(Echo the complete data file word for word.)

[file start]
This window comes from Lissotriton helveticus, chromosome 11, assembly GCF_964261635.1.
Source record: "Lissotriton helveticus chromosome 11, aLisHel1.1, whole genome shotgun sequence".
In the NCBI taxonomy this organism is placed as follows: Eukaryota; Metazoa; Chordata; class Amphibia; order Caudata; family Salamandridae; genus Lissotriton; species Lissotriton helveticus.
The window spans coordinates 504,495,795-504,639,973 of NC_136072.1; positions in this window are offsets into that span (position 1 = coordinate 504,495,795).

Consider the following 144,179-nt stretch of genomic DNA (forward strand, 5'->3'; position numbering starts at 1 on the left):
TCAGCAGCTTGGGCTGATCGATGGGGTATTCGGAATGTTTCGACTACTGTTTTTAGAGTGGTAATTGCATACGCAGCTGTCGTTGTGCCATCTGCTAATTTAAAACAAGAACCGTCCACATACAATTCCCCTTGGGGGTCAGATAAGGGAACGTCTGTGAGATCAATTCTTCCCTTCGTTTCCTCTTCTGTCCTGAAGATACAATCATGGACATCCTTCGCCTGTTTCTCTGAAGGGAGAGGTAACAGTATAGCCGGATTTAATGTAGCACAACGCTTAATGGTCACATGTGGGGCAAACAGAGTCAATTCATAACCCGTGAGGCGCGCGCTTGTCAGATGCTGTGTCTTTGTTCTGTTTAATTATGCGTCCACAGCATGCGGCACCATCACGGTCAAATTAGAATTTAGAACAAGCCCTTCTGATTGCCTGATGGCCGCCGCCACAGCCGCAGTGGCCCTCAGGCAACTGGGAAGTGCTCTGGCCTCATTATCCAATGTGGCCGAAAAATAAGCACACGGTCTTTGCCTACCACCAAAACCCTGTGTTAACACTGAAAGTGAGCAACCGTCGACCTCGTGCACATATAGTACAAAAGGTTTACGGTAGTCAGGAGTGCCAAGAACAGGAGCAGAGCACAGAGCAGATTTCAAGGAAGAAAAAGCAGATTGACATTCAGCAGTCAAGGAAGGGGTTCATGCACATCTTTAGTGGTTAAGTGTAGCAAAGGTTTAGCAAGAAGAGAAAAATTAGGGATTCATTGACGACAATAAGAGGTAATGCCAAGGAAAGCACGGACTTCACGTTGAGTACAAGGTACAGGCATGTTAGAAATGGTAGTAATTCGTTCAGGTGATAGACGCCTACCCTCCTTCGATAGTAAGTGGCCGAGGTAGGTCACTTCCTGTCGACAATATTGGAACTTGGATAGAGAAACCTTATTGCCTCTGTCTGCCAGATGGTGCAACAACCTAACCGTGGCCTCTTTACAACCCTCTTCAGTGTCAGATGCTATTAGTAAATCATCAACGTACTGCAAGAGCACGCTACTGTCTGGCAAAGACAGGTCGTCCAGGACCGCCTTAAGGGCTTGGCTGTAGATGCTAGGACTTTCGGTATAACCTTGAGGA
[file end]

This window comes from Lissotriton helveticus, chromosome 11, assembly GCF_964261635.1.
Source record: "Lissotriton helveticus chromosome 11, aLisHel1.1, whole genome shotgun sequence".
In the NCBI taxonomy this organism is placed as follows: Eukaryota; Metazoa; Chordata; class Amphibia; order Caudata; family Salamandridae; genus Lissotriton; species Lissotriton helveticus.
The window spans coordinates 504,495,795-504,639,973 of NC_136072.1; positions in this window are offsets into that span (position 1 = coordinate 504,495,795).

Consider the following 144,179-nt stretch of genomic DNA (forward strand, 5'->3'; position numbering starts at 1 on the left):
TCAGCAGCTTGGGCTGATCGATGGGGTATTCGGAATGTTTCGACTACTGTTTTTAGAGTGGTAATTGCATACGCAGCTGTCGTTGTGCCATCTGCTAATTTAAAACAAGAACCGTCCACATACAATTCCCCTTGGGGGTCAGATAAGGGAACGTCTGTGAGATCAATTCTTCCCTTCGTTTCCTCTTCTGTCCTGAAGATACAATCATGGACATCCTTCGCCTGTTTCTCTGAAGGGAGAGGTAACAGTATAGCCGGATTTAATGTAGCACAACGCTTAATGGTCACATGTGGGGCAAACAGAGTCAATTCATAACCCGTGAGGCGCGCGCTTGTCAGATGCTGTGTCTTTGTTCTGTTTAATTATGCGTCCACAGCATGCGGCACCATCACGGTCAAATTAGAATTTAGAACAAGCCCTTCTGATTGCCTGATGGCCGCCGCCACAGCCGCAGTGGCCCTCAGGCAACTGGGAAGTGCTCTGGCCTCATTATCCAATGTGGCCGAAAAATAAGCACACGGTCTTTGCCTACCACCAAAACCCTGTGTTAACACTGAAAGTGAGCAACCGTCGACCTCGTGCACATATAGTACAAAAGGTTTACGGTAGTCAGGAGTGCCAAGAACAGGAGCAGAGCACAGAGCAGATTTCAAGGAAGAAAAAGCAGATTGACATTCAGCAGTCAAGGAAGGGGTTCATGCACATCTTTAGTGGTTAAGTGTAGCAAAGGTTTAGCAAGAAGAGAAAAATTAGGGATTCATTGACGACAATAAGAGGTAATGCCAAGGAAAGCACGGACTTCACGTTGAGTACAAGGTACAGGCATGTTAGAAATGGTAGTAATTCGTTCAGGTGATAGACGCCTACCCTCCTTCGATAGTAAGTGGCCGAGGTAGGTCACTTCCTGTCGACAATATTGGAACTTGGATAGAGAAACCTTATTGCCTCTGTCTGCCAGATGGTGCAACAACCTAACCGTGGCCTCTTTACAACCCTCTTCAGTGTCAGATGCTATTAGTAAATCATCAACGTACTGCAAGAGCACGCTACTGTCTGGCAAAGACAGGTCGTCCAGGACCGCCTTAAGGGCTTGGCTGTAGATGCTAGGACTTTCGGTATAACCTTGAGGA